The 12-members of Congress charged with coming up with a way to carve $1.2 trillion from the deficit have been meeting for weeks – but just what they’ve been up to is a mystery. They’re not talking much about what happens in their closed-door sessions.
Alaska’s Congressional members are split in their opinions of the process, one that could have huge repercussions for all Americans.
The deficit cutting panel has until Thanksgiving to craft a plan Congress will vote on, and if they fail, major cuts get triggered.
Alaska’s delegation is outside looking in on the so-called “Super Committee.” That’s not bothering Democratic Senator Mark Begich, who says members will speak loudest when it comes time to vote on the committee’s proposals.
“I don’t feel out of the loop at all. It’s like asking me about the rewrite of No Child Left Behind, I’m not on the committee, but I’m not out of the loop. You know, that’s how the process works here. You have committees but you’re never out of the loop if you want to be engaged. Now some members are just going to wait for the end product and make a decision then. We’re looking at everything we think is important and then making comments. That’s how we’re doing it,” Begich said.
Begich says he’s weighed in with ideas through letters and by banding together with other members to give added heft to their perspective. And instead of being frustrated by the tight-lipped Super Committee, he likes that its every action is not being reported in the press and used as political fodder by battling factions.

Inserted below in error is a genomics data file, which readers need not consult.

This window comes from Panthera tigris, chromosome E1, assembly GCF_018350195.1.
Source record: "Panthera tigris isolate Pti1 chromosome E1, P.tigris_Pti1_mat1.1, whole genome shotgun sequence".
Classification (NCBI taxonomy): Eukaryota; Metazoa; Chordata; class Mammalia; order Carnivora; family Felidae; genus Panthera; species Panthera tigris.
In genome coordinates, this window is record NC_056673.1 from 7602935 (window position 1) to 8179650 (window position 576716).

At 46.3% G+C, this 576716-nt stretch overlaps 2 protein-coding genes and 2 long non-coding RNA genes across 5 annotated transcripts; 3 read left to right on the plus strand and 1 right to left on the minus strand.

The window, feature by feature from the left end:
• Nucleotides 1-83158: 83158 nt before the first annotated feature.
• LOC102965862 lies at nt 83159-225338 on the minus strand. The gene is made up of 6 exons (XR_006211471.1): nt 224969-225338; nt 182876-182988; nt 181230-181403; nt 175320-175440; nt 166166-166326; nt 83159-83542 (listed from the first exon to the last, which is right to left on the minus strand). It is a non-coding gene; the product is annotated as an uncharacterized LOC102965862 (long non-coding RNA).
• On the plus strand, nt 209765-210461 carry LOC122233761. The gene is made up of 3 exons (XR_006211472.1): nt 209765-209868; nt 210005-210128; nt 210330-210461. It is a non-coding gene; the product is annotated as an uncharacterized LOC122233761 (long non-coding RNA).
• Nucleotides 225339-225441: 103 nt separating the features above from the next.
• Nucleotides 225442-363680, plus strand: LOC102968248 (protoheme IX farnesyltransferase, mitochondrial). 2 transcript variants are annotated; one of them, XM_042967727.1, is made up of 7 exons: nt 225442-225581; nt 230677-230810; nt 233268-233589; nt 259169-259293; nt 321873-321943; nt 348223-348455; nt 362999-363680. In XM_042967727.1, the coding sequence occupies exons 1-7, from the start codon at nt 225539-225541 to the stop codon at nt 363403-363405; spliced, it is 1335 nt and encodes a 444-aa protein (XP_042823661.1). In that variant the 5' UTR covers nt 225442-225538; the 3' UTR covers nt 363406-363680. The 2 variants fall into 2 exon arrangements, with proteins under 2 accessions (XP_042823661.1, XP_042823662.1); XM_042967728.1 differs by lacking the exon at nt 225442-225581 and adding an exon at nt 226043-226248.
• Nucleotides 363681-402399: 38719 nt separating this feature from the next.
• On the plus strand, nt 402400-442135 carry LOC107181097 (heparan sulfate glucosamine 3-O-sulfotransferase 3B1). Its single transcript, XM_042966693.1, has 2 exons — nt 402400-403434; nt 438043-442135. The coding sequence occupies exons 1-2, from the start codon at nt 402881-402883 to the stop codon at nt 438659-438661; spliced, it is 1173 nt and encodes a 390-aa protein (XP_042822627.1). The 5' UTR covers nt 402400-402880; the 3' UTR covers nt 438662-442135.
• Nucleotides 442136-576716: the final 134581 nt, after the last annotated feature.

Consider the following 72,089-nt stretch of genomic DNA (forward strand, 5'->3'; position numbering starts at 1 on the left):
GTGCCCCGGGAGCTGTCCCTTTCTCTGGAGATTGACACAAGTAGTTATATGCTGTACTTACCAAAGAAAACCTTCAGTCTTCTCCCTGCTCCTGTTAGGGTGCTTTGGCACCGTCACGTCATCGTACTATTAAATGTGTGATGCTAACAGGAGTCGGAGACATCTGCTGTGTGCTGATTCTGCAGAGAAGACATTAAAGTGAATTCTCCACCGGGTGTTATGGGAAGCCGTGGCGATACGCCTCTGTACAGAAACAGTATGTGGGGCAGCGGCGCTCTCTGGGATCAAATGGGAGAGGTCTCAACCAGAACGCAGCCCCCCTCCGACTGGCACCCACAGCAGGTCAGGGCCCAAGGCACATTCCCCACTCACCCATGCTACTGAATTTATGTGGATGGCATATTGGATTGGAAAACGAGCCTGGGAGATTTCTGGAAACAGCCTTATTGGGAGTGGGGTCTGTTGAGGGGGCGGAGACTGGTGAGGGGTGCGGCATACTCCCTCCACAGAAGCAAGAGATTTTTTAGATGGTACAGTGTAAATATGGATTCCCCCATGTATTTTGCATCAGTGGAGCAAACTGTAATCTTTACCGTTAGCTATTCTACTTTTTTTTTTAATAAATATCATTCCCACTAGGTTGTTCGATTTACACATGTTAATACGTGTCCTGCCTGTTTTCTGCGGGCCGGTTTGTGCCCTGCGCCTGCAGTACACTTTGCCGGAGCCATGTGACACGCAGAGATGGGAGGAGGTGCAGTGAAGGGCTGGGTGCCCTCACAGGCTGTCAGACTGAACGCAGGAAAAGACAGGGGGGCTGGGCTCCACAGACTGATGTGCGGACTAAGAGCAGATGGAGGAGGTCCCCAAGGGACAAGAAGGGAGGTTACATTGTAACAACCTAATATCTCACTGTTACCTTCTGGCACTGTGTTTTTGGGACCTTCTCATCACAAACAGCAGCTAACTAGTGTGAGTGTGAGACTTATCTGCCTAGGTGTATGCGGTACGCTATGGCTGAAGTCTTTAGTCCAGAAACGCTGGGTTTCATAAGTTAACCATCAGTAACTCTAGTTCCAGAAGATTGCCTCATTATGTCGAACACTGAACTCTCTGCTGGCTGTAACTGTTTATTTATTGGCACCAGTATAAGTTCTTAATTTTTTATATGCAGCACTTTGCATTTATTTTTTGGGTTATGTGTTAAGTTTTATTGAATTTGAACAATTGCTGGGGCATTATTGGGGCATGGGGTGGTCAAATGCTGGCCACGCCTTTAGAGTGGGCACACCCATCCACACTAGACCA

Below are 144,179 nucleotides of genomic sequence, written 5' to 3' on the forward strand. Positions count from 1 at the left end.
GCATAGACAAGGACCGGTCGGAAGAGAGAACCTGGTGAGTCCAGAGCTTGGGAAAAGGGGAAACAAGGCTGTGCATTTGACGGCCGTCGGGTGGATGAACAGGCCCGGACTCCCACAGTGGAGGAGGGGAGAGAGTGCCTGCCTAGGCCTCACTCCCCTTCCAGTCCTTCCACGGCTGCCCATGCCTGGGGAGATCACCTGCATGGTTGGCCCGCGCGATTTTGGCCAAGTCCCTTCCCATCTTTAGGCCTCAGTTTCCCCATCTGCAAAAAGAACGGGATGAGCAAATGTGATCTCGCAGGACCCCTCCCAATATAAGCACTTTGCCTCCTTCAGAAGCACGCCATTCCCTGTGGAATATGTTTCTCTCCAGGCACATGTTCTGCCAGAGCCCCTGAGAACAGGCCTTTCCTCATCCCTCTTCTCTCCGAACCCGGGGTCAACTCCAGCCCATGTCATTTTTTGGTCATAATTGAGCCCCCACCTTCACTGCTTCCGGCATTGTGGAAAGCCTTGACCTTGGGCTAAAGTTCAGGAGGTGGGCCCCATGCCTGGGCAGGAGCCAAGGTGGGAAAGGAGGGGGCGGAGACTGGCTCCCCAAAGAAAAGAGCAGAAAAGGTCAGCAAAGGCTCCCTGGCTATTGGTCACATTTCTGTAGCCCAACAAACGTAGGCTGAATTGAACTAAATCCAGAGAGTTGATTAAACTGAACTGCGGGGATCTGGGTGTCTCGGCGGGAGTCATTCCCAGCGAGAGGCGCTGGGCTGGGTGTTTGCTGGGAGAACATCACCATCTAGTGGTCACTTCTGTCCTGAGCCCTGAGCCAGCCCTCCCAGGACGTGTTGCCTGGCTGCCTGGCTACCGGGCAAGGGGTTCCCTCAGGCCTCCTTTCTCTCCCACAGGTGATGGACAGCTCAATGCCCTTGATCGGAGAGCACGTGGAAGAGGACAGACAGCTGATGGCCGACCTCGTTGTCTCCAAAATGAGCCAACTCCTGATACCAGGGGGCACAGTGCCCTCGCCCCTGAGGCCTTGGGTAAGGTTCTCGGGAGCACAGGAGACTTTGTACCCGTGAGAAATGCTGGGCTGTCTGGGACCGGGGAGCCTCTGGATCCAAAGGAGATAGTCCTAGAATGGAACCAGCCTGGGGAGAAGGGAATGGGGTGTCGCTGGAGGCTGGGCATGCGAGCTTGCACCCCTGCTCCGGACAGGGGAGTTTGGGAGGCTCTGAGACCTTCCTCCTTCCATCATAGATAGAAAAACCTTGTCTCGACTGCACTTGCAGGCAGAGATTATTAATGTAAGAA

Alaska’s senior Republican Senator, Lisa Murkowski, finds the waiting more difficult. She says it’s hard for the 94 elected Senators who don’t have a say in the discussions and are in the dark, and she senses that same feeling among Americans wondering what the committee is doing.
“It is a mystery. And I think this is somewhat frustrating for those observing from the outside. But those observing from the outside, just imagine how frustrating it is for those of us elected to represent our constituents and we’ve got very limited opportunities for input into a process, that is really very exclusive at this point,” Murkowski said.
Murkowski says it would be fairer for all the members of Congress to have a say, but she’s still supporting the Super Committee’s efforts because she warns that if they don’t come up with a viable plan to save over a trillion dollars, the triggered cuts could be very painful – and left up to the White House rather than Congress.
Top members on House and Senate committees have been able to give the Deficit Reduction Group their priorities, so as the ranking Republican on Energy, Murkowski’s registered her input.
While Murkowski is pressuring the committee to bring a good plan before Congress, Representative Don Young has all but given up. The Republican House member says no one is willing to tackle changing the entitlement programs like Medicare that are big spenders.
“What makes you think those 12 are any smarter than the rest of the congress? I really don’t believe that. Some are good friends, I’ve let them know issues like primary care, I want to make sure it’s still funded, I think that’s crucially important for the health of our country,” Young said.
Young says he’s picked some top issues to advocate for, but just how the Super Committee weighs other members’ input won’t likely be revealed for weeks.
And one thing the Alaska delegation totally agrees on – the seriousness of the task ahead… and the difficult consequences if the Super Committee can’t come up with something Congress can stomach.